This month on Literacy Toolbox, I will share ways parents and educators can motivate children to become readers and writers. This is especially necessary at the beginning of the school year when teachers are building their classroom communities.
Book Trailers are like movie trailers, but, wait for it, are you ready for this? Books! Book trailers are a fantastic way to motivate readers to read books. YouTube has a lot of book trailers that you can watch with your child to learn more about a book he/she may want to read. One particular channel I like is RandomBooks. This channel offers book trailers, author interviews, animated features, and other book-related videos. It’s a fantastic place to begin if you are looking for ways to motivate your child to read. Classroom teachers (and even parents), consider having your children make their own book trailers of favorite books!
Book Talks are a less technological version of a Book Trailer. Book Talks are an opportunity to “talk up” a book. Of course, you should be familiar with it already (so read it before hand), but talk up funny points or memorable events. Read just enough to entice the prospective reader. Leave him/her hanging on the edge of his/her seat. . .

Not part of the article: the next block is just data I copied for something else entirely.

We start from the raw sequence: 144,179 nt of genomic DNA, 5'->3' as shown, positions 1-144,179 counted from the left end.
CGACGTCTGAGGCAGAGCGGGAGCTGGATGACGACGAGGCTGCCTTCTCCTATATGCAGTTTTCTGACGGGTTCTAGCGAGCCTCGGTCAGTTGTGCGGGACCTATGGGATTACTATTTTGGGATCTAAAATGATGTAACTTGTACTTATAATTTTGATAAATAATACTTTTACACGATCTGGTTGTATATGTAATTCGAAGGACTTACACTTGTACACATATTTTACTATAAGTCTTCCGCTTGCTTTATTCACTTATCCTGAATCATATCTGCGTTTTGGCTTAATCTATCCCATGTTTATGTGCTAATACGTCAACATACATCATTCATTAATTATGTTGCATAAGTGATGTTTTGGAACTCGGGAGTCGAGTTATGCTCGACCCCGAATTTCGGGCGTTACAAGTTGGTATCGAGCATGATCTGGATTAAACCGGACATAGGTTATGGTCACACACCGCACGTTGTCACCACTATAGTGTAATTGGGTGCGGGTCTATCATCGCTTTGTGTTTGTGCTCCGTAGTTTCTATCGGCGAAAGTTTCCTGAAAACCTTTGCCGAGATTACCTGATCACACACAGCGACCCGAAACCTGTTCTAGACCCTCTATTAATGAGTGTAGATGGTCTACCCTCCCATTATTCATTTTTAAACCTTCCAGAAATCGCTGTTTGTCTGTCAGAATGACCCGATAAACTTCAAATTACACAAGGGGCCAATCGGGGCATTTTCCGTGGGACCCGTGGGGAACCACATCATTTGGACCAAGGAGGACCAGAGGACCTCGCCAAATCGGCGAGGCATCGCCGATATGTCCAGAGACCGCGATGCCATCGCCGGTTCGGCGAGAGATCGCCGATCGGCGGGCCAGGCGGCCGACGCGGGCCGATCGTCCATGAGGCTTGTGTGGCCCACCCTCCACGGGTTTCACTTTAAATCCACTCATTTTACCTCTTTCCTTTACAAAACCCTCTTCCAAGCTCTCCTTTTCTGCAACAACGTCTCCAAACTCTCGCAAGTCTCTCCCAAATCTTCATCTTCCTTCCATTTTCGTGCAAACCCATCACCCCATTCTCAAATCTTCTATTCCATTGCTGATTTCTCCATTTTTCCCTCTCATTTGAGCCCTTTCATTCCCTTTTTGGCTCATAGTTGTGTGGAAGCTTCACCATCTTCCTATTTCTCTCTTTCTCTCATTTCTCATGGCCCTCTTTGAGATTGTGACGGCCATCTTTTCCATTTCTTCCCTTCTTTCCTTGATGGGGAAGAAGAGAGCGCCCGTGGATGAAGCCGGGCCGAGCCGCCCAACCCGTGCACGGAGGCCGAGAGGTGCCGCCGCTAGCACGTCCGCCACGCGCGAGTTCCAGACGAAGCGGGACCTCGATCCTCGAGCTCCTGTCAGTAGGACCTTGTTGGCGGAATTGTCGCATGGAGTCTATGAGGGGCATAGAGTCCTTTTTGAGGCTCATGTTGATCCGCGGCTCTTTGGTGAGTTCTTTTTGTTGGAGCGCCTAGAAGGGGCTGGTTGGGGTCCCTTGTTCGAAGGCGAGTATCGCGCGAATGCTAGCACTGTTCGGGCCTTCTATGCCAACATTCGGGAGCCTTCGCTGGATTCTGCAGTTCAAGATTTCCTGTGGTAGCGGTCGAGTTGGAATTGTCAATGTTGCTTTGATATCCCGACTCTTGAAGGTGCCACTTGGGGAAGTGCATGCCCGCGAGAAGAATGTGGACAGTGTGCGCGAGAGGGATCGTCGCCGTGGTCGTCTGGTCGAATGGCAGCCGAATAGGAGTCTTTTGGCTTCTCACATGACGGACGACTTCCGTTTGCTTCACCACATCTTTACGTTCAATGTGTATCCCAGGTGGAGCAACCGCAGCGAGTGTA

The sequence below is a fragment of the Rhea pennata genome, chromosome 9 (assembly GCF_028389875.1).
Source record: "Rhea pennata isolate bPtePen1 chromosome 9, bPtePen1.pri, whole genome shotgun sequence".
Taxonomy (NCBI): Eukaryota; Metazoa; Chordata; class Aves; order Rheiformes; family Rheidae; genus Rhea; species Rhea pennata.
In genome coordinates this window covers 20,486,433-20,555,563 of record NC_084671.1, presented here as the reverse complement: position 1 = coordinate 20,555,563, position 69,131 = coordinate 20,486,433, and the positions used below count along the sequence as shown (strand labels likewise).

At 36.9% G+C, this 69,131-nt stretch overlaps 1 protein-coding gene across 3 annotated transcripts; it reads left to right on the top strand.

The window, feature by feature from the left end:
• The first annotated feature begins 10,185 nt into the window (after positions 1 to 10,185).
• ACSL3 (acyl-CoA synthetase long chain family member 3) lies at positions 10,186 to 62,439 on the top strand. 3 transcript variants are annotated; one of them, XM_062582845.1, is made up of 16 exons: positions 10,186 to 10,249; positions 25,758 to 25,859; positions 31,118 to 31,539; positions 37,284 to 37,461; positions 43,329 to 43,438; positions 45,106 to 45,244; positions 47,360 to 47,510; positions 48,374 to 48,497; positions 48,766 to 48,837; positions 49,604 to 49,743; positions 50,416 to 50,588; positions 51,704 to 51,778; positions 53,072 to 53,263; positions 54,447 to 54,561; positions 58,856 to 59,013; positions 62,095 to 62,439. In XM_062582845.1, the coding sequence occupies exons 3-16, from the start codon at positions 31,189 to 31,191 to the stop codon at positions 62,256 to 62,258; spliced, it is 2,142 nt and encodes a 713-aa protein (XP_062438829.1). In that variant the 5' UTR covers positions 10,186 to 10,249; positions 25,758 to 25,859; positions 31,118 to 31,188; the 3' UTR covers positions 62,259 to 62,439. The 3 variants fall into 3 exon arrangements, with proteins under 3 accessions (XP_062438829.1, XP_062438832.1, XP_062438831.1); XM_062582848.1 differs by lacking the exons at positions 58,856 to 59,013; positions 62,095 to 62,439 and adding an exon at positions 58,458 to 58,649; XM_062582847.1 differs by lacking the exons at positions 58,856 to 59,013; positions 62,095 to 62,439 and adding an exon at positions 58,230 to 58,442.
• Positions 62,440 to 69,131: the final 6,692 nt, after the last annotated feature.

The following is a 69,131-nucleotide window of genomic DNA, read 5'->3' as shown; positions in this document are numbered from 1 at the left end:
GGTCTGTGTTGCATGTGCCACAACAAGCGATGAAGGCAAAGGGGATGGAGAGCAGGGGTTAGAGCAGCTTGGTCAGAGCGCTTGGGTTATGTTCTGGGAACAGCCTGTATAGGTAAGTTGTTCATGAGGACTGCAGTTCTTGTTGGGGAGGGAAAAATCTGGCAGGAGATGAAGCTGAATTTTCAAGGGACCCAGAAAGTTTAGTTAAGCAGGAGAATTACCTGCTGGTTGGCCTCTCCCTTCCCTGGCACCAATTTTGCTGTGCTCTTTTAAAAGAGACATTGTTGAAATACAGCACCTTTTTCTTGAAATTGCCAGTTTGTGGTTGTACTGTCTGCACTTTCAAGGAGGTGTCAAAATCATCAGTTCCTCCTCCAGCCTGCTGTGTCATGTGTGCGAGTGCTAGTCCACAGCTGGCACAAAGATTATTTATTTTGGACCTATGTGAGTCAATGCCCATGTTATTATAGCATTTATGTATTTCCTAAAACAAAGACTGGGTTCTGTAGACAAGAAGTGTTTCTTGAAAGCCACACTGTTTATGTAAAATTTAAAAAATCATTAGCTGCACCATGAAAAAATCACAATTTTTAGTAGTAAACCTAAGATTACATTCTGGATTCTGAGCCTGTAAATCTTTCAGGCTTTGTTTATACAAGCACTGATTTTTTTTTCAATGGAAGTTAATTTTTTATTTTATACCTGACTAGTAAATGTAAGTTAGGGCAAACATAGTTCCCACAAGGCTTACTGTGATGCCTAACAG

And finally, speed dating? With a book? What exactly is this? Choose five different books for your child. Consider choosing books from various genres. Provide your child with one book at a time. Depending on your child’s age, provide one minute (approximately ages 8 and up) to a minute and a half (approximately ages 5-7) for your child to read a part of the chosen book. He can pick anywhere within the book to read. Use a timer to time your child. After reading each book, provide your child a quick opportunity to jot down a few thoughts about the book (what was liked/disliked, surprised him, made him laugh, provided information he may want to learn more about, etc.). After all five books have been reviewed, ask your child which one stands out as one he may like to read.
Do you have innovative ways to motivate kids (specifically reluctant readers) to read? I would love to hear them!
©2010 by Dawn Little for Literacy Toolbox. All Rights Reserved. All Amazon links are affiliate links and may result in my receiving a small commission. This is at no additional cost to you.